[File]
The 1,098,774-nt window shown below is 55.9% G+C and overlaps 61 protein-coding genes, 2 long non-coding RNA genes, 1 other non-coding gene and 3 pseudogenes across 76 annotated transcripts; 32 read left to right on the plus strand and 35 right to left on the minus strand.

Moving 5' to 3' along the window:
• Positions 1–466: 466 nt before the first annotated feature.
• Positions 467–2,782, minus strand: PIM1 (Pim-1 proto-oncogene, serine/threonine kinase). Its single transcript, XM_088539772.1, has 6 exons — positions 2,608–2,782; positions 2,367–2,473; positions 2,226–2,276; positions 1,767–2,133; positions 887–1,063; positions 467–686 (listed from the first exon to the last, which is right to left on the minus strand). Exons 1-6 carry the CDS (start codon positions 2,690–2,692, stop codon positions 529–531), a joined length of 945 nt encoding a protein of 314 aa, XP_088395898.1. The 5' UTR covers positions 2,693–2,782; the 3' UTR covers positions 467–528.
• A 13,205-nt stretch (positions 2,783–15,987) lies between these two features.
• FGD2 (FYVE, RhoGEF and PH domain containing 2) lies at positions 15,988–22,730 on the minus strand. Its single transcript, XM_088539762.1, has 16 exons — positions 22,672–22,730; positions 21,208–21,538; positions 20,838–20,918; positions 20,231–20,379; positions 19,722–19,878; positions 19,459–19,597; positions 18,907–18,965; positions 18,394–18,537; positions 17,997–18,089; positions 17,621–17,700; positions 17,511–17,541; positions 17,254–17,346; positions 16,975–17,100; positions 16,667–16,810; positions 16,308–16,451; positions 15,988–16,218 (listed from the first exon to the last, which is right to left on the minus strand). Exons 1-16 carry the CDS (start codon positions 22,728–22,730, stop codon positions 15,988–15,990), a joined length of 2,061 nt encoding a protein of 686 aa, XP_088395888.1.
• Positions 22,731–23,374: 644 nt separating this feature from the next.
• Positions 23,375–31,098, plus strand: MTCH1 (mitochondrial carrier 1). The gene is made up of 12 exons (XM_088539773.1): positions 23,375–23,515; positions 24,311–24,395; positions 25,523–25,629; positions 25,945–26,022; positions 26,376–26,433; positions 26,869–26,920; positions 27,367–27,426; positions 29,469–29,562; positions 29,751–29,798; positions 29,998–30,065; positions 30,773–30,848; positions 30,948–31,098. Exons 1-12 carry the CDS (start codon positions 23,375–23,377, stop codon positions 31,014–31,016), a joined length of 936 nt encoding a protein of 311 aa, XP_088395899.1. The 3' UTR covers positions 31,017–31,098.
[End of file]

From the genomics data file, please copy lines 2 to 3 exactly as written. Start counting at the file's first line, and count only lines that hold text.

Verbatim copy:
Moving 5' to 3' along the window:
• Positions 1–466: 466 nt before the first annotated feature.